E-vouchers to give economy bigger boost than salary subsidy: economist

The government-issued e-vouchers, formally known as the Consumption Subsidy Smartcard, which are being handed out to all local residents, are expected to be more beneficial for small and medium sized enterprises (SMEs) in alleviating the financial burden of Covid-19 than the 15,000 pataca salary subsidy that was recently distributed, according to an economist.
The second round of e-vouchers will be issued this month and will be made available for use starting in August and lasting until the end of the year. Eligible Macau residents, permanent and non-permanent, will receive 5,000 patacas worth in credit to be spent in Macau.
This adds to a previous round worth 3,000 patacas which was to be spent between May 1 and July 31.
So far, official data shows that spending by local residents using consumption vouchers reached a total of 1.46 billion patacas in the past two months. Of this, 70% of total spending went to the retail and supermarket sector.
Speaking to the Times, economist Albano Martins suggested the e-vouchers have largely supported local SMEs but have not directly contributed to the city’s economy.
“I believe it will help pay expenses in situations like this but the normal consumption in 2019 was around 110 billion patacas. [In this scheme], we are talking about 1.5 billion to 3 billion patacas during the three months. It’s a small amount of support,” Martins said.
Based on the figure of 110 billion patacas, the city’s consumption previously stood at some 9.2 billion per month.
These consumption vouchers were benefitting SMEs, as the money went directly to them, unlike the 15,000 patacas salary subsidy, which will not circulate if residents choose to keep the money in banks.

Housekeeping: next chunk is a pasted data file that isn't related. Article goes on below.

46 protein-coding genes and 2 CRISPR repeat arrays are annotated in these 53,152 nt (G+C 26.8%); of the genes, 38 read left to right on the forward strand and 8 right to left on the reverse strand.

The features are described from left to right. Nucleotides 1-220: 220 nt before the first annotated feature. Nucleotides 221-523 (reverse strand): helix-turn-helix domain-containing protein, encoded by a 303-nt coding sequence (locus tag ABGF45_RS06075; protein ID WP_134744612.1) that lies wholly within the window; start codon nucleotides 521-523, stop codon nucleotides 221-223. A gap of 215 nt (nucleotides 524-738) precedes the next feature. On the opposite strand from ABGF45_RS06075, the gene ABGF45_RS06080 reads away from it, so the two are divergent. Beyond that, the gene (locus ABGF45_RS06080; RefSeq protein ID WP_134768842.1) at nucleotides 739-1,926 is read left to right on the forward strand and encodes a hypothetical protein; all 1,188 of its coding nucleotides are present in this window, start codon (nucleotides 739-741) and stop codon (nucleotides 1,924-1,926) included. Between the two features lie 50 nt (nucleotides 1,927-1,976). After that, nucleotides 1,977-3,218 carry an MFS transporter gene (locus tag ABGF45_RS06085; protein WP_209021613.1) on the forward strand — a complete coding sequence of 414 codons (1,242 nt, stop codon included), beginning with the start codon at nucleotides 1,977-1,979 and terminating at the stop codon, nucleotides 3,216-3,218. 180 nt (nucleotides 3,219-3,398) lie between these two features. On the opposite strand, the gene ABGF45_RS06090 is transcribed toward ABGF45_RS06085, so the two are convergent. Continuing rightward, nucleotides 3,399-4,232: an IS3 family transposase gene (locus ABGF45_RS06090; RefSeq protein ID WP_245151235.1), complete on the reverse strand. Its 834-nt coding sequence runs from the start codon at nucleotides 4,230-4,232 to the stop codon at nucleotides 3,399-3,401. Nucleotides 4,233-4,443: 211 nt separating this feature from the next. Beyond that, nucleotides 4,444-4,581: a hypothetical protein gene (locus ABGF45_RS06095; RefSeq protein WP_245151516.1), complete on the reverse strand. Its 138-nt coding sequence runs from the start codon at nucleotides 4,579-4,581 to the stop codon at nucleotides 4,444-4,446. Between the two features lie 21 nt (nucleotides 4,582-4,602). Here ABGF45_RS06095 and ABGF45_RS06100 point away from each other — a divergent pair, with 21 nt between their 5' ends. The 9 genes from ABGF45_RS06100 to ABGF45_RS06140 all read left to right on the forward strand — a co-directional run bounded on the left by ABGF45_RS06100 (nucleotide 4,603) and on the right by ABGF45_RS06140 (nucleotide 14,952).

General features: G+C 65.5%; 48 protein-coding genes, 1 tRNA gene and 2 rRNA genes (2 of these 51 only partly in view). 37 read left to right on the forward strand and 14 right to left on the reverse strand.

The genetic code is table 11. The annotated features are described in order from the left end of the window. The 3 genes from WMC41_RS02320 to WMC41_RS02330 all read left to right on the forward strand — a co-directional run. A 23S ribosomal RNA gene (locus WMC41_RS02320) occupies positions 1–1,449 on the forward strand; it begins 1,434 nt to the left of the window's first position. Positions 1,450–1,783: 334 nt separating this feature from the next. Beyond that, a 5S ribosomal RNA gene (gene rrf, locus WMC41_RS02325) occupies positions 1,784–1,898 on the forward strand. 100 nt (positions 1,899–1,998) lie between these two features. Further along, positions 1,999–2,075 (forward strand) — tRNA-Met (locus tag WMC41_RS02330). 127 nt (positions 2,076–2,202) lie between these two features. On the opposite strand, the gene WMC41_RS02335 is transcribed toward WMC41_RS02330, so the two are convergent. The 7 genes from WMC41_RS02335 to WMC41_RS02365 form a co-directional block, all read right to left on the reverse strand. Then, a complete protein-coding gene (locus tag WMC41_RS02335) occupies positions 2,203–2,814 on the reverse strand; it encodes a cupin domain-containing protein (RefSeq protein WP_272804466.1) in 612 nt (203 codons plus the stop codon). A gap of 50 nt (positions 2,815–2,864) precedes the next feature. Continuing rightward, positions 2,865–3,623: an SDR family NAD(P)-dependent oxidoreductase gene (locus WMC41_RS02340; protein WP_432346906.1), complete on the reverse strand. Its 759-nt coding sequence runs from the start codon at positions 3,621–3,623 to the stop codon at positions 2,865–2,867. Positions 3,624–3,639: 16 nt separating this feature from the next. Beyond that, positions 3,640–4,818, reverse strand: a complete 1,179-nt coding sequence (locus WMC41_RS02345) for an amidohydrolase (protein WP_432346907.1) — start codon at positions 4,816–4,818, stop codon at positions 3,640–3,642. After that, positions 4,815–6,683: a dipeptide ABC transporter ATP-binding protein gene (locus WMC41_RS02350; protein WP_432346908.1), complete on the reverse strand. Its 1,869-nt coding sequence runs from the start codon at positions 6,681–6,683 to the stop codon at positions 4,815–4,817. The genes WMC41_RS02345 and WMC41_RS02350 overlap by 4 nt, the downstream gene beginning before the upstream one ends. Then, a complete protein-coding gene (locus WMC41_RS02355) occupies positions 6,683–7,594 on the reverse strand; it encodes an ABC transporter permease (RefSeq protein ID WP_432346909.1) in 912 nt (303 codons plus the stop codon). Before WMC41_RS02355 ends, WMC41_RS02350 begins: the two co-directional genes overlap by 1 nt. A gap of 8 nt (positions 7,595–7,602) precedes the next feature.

“The [salary subsidy] can help some people, but this is a time where it is important to keep the economy boosted. It’s so much cleverer to use the subsidy for private consumption because it will generate jobs and employment, and alleviate communities that are not so rich,” the economist said.
With the next round of vouchers rolling out this July and available for use by August, Martins predicts that the second phase vouchers will help support the economy through December, the end of the 2020 budget period.
Details about the upcoming round will be announced at a later date. It is thought that the criteria and requirements will remain unchanged from the first round of the e-voucher scheme. The extra e-vouchers will cost the government MOP3.6 billion. The first phase cost the government some MOP2.2 billion.
Asked about other government measures recently announced, Martins argued that it was not wise for the government to reduce its 2021 public expenditure by 10%.
Last week, Chief Executive Ho Iat Seng ordered the local government to cut expenditure next year as a consequence of Covid-19.
The total expenditure of the MSAR integrated budget for the 2020 financial year is 114.64 billion patacas, and the balance is currently 828.88 million patacas.
The decree says that amid the changes to the economic environment, all public government departments and organizations must make prudent evaluations of all types of budget expenditure for next year.
“Next year, for sure we will not reach the 2019 level [of economic activity] and that’s expected. So to cut the expenses by 10% as the government had announced is not clever and it’s against the basic concepts of macroeconomics,” Martins explained.
“These expenses are good for [the] economy because it’s a direct incentive for private consumption, which is one of the variables of gross domestic product.”

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